The term “supermoon” was coined by the astrologer Richard Nolle over 30 years ago but is only now coming into popular usage. Nolle defined a “supermoon” as a new or full moon which occurs when the moon is within 90% of its closest approach to Earth in a given orbit. The first Supermoon of 2013 will be on the night of May 24-25.
Gently mix a group of curious 4th graders with several excellent and creative teachers, add in a dash of math and measurement, and blend in a generous amount of hands-on exploration and fun and what do you get? The perfect recipe for student engagement, career preparation and a bunch of kids who think math is fun!
No pain, no gain…right? Well, that phrase seems to go hand in hand with workout routines, but it may also be applicable for the brain! Scientists have been studying the impact of acute and chronic stress on the brain and have concluded some very interesting results. So, what does stress do to the brain? Check out the latest Question Your World Radio Report from the Science Museum of Virginia to learn more.
How much do you or your children know about the Chesapeake Bay? Do you know it is the largest estuary in the United States and that it receives water from New York, Pennsylvania, Delaware, Maryland, Virginia and West Virginia? Have you ever experienced first-hand its many ecosystems? Recently a group of young people participating in a Green Adventure Project Expedition got to do just that. They explored the Chesapeake Bay and learned along the way how to protect this beautiful and important resource.
Due to rising oil prices and environmental concerns, the aviation industry is now looking at many biofuels as alternatives to petroleum derived fuel. NASA researchers conducted a series of test flights recently that proved a commercial jet can fly safely with a blend of jet fuel made from Camelina plant oil.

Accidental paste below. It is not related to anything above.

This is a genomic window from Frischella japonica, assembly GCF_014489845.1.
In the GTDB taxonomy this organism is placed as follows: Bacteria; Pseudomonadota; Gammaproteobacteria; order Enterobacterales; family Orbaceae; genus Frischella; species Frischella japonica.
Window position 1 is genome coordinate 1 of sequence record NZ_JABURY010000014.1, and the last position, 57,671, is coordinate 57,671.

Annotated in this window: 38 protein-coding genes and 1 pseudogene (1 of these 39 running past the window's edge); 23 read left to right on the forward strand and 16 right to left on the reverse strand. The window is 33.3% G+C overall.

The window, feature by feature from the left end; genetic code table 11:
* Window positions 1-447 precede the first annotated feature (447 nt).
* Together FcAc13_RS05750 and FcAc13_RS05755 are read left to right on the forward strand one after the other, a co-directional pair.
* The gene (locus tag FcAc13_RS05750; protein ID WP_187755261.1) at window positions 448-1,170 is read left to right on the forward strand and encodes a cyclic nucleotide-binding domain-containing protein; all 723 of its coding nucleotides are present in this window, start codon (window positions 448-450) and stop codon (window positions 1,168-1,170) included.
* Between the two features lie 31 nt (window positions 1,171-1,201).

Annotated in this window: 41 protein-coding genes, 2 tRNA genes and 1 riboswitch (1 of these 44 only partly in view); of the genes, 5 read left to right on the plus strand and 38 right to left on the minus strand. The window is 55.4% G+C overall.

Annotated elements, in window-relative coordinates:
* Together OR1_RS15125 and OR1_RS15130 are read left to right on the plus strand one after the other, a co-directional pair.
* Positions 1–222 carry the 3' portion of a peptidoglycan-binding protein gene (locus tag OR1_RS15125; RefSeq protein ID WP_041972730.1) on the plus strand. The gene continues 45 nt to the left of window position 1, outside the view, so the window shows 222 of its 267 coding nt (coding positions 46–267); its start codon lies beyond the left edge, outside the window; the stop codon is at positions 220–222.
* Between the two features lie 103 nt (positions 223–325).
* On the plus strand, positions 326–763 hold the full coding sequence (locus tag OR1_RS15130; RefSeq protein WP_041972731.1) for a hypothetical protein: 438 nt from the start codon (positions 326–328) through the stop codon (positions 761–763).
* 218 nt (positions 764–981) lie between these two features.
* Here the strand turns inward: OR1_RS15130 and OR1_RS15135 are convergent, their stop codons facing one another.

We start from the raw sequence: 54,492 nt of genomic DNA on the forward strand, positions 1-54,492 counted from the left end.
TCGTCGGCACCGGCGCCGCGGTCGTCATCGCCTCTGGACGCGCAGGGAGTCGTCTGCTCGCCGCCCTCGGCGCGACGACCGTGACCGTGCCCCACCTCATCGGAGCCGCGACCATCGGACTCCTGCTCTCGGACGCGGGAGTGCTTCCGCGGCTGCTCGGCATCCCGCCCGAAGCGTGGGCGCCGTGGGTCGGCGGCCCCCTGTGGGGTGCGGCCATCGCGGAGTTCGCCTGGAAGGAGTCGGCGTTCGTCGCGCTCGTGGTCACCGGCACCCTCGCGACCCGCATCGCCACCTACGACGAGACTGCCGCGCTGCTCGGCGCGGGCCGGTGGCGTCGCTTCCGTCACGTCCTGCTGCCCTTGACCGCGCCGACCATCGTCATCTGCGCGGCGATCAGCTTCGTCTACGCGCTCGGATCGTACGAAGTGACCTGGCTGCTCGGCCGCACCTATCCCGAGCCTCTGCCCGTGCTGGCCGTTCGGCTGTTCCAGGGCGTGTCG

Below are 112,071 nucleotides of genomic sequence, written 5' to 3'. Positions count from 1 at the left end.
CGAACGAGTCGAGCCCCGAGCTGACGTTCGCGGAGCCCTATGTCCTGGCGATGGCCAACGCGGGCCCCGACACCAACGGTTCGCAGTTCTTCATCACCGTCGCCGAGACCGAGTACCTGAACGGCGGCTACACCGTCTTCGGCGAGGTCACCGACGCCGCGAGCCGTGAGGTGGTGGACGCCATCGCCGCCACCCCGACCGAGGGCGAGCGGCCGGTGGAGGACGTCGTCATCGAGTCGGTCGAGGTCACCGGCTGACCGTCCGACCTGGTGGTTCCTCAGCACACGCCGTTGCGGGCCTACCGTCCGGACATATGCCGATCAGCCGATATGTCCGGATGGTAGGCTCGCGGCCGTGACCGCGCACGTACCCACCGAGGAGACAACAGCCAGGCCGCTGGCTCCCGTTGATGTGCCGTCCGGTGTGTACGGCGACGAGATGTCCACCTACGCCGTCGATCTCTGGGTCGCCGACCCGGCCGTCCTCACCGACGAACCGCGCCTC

WCVE Public Radio’s Charles Fishburne has more in this Science Matters report.
A tomb of 49,000 year-old Neanderthal bones discovered in El Sidron, a remote, mountainous region of northern Spain, leads to a compelling investigation to solve a double mystery: How did this group of Neanderthals die? And could the fate of this group help explain Neanderthal extinction?
What happened when the first modern humans encountered Neanderthals 60,000 years ago? In 2010, a team led by geneticist Svante Paabo announced that they had reconstructed much of the Neanderthal genome and the analysis showed that modern humans and Neanderthals had interbred, leaving a small signature of Neanderthal genes in everyone outside Africa today.
Did you know that all living cells contain DNA? That’s right, every cell in your body, animals, and plants contains DNA. DNA is short for deoxyribonucleic acid, known as the “molecule of life.” This molecule contains instructions on how to make a living thing; DNA tells you to be you and a strawberry to be a strawberry. Normally, you cannot see DNA with the naked eye. However, if you collect it from thousands of cells, there is enough to be visible.
Would you be happy if a robot gave you flowers? Would you be sad if you saw someone hurt a robot? Those are the types of questions that were on a recent German scientific survey, but why? Why do we need to understand how we feel about robots? Listen to the latest Question Your World Radio Report from the Science Museum of Virginia to learn more.